fdsfsrgwghb
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For A levels I want to do Biology, Chemistry and Psychology to go into Biochemistry at University and then go into drug development i.e. creating and testing new drugs. This is going to sound silly but I don't hate Bio and Chem however they aren't my favourite, and I thought to do drug development it wouldn't be the same as doing bio and chem how you do in school. I know it will involve Chemistry and Biology but will it be to the same degree?
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artful_lounger
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It'll be much more on the chemistry side; a chemistry or medicinal chemistry degree, or something related like pharmaceutical science (or maybe pharmacology, although likely not) would probably be better preparation than most biochemistry degrees (which in the UK are normally more molecular biology than biological chemistry). A chemical engineering background might be appropriate for the process side of things.

I imagine for most such roles it would involve a lot of (organic) chemistry. CheeseIsVeg is doing chemistry currently and may have considered that area (I believe Southampton has a fair number of options in medicinal chemistry and related areas) and could potentially advise? At the very least, might be able to advise on the differences between GCSE, A-level, and degree level chemistry.
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CheeseIsVeg
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(Original post by fdsfsrgwghb)
For A levels I want to do Biology, Chemistry and Psychology to go into Biochemistry at University and then go into drug development i.e. creating and testing new drugs. This is going to sound silly but I don't hate Bio and Chem however they aren't my favourite, and I thought to do drug development it wouldn't be the same as doing bio and chem how you do in school. I know it will involve Chemistry and Biology but will it be to the same degree?
Hi there :hi:
It will involve bio and chem but tbh it won't be like anything you'd have done at school before.
It's much more in-depth, more detail, a bit harder and if you're truly interested in drug design/organic chemistry/biochemistry - you will really enjoy it!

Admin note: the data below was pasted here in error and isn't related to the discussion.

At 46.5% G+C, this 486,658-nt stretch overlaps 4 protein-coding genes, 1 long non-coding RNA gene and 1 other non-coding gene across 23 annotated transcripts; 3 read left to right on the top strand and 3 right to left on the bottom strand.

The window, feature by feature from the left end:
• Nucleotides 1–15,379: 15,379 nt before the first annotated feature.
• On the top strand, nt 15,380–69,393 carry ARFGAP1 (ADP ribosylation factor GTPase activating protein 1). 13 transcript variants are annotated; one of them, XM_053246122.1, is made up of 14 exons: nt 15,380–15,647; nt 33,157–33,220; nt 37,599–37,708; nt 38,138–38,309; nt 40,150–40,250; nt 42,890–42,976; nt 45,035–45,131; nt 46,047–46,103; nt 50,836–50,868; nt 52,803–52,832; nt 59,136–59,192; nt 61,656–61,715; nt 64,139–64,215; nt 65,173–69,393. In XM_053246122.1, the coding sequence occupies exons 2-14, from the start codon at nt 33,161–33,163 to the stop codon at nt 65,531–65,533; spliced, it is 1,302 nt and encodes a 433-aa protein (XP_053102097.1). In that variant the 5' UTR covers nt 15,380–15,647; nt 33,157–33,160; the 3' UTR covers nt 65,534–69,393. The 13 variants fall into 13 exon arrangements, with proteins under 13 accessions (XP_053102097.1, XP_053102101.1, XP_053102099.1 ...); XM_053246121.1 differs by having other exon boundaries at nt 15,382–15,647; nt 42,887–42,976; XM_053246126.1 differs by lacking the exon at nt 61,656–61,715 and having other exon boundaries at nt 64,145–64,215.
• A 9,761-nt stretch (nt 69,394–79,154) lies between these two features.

I think you need to think about what you like and dislike about the subjects because you will need them to go into this field.
As A_L said, you'll be doing more chemistry (which is more fun anyway :wink2: ) and it's also more interesting too.

I think the best thing for you to do, is find a relevant degree: medicinal sciences, chemistry, biochemistry etc... and choose options that interest you. See where your degree takes you but if you still want to go into drug design - doing a Master's in drug development may be possible.
Look at University Research Areas and see if there's anything that excites you for possible further study!
You may need a PhD for drug discovery etc. and so I'd look at researching a bit more if you can.

Lots more organic chemistry and you do learn a little bit more abut molecules themselves.
GCSE chemistry - v broad and not in-depth
A level chemistry - narrower and skips a few things but quite useful base knowledge for the degree
Degree Chemistry - everything is covered in A level and then brought up to a more advanced. difficult standard.
Everything is a bit more complicated and you learn much more interesting phenomena than ever seen before.

Hope this helps
Cheese



(Original post by artful_lounger)
Itx

I imagine for most such roles it would involve a lot of (organic) chemistry. CheeseIsVeg is doing chemistry currently and may have considered that area (I believe Southampton has a fair number of options in medicinal chemistry and related areas) and could potentially advise? At the very least, might be able to advise on the differences between GCSE, A-level, and degree level chemistry.
:ta:
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